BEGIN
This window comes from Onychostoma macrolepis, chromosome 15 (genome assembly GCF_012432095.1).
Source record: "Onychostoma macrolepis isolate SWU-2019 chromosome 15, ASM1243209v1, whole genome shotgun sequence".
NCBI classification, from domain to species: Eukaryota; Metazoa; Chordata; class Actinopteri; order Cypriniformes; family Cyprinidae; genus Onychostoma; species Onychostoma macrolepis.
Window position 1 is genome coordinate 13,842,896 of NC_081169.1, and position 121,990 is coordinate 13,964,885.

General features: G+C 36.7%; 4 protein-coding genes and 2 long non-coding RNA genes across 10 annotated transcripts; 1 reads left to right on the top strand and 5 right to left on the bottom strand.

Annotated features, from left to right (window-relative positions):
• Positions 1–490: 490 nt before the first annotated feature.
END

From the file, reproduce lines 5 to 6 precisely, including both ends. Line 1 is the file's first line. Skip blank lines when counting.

General features: G+C 36.7%; 4 protein-coding genes and 2 long non-coding RNA genes across 10 annotated transcripts; 1 reads left to right on the top strand and 5 right to left on the bottom strand.

Annotated features, from left to right (window-relative positions):